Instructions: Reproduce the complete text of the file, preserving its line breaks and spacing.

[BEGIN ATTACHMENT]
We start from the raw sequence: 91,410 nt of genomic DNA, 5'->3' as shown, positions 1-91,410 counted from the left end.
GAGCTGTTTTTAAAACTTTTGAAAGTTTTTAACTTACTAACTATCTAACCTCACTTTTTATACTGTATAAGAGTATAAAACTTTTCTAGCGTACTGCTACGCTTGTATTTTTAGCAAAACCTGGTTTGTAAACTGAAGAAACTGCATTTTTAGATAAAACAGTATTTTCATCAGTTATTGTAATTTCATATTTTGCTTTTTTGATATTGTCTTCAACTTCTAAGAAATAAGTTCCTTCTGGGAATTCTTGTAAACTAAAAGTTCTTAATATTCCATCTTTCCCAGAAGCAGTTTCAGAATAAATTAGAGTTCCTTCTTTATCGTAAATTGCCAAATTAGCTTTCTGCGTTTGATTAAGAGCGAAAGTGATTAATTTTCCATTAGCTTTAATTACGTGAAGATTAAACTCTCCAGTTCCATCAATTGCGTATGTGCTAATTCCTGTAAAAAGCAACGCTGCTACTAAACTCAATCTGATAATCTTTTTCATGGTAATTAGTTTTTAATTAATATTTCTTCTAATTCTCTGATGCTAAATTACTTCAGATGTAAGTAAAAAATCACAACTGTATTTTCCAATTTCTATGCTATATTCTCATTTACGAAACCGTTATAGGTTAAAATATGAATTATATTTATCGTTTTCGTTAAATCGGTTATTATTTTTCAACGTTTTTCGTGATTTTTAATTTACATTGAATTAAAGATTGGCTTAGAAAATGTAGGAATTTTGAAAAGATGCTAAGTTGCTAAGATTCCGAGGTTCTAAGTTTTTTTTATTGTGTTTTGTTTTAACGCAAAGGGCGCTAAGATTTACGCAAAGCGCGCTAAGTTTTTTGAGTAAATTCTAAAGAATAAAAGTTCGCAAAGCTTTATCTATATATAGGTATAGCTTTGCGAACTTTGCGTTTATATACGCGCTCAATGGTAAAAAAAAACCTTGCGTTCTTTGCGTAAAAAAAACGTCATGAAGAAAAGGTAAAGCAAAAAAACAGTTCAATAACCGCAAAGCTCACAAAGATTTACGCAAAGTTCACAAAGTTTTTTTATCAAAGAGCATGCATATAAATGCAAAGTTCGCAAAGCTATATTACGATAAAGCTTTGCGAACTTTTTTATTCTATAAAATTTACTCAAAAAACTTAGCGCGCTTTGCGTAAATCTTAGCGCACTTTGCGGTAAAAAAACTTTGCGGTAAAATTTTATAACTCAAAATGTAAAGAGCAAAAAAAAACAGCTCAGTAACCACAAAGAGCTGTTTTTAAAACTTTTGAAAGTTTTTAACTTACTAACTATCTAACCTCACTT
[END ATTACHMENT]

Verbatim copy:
We start from the raw sequence: 91,410 nt of genomic DNA, 5'->3' as shown, positions 1-91,410 counted from the left end.
GAGCTGTTTTTAAAACTTTTGAAAGTTTTTAACTTACTAACTATCTAACCTCACTTTTTATACTGTATAAGAGTATAAAACTTTTCTAGCGTACTGCTACGCTTGTATTTTTAGCAAAACCTGGTTTGTAAACTGAAGAAACTGCATTTTTAGATAAAACAGTATTTTCATCAGTTATTGTAATTTCATATTTTGCTTTTTTGATATTGTCTTCAACTTCTAAGAAATAAGTTCCTTCTGGGAATTCTTGTAAACTAAAAGTTCTTAATATTCCATCTTTCCCAGAAGCAGTTTCAGAATAAATTAGAGTTCCTTCTTTATCGTAAATTGCCAAATTAGCTTTCTGCGTTTGATTAAGAGCGAAAGTGATTAATTTTCCATTAGCTTTAATTACGTGAAGATTAAACTCTCCAGTTCCATCAATTGCGTATGTGCTAATTCCTGTAAAAAGCAACGCTGCTACTAAACTCAATCTGATAATCTTTTTCATGGTAATTAGTTTTTAATTAATATTTCTTCTAATTCTCTGATGCTAAATTACTTCAGATGTAAGTAAAAAATCACAACTGTATTTTCCAATTTCTATGCTATATTCTCATTTACGAAACCGTTATAGGTTAAAATATGAATTATATTTATCGTTTTCGTTAAATCGGTTATTATTTTTCAACGTTTTTCGTGATTTTTAATTTACATTGAATTAAAGATTGGCTTAGAAAATGTAGGAATTTTGAAAAGATGCTAAGTTGCTAAGATTCCGAGGTTCTAAGTTTTTTTTATTGTGTTTTGTTTTAACGCAAAGGGCGCTAAGATTTACGCAAAGCGCGCTAAGTTTTTTGAGTAAATTCTAAAGAATAAAAGTTCGCAAAGCTTTATCTATATATAGGTATAGCTTTGCGAACTTTGCGTTTATATACGCGCTCAATGGTAAAAAAAAACCTTGCGTTCTTTGCGTAAAAAAAACGTCATGAAGAAAAGGTAAAGCAAAAAAACAGTTCAATAACCGCAAAGCTCACAAAGATTTACGCAAAGTTCACAAAGTTTTTTTATCAAAGAGCATGCATATAAATGCAAAGTTCGCAAAGCTATATTACGATAAAGCTTTGCGAACTTTTTTATTCTATAAAATTTACTCAAAAAACTTAGCGCGCTTTGCGTAAATCTTAGCGCACTTTGCGGTAAAAAAACTTTGCGGTAAAATTTTATAACTCAAAATGTAAAGAGCAAAAAAAAACAGCTCAGTAACCACAAAGAGCTGTTTTTAAAACTTTTGAAAGTTTTTAACTTACTAACTATCTAACCTCACTT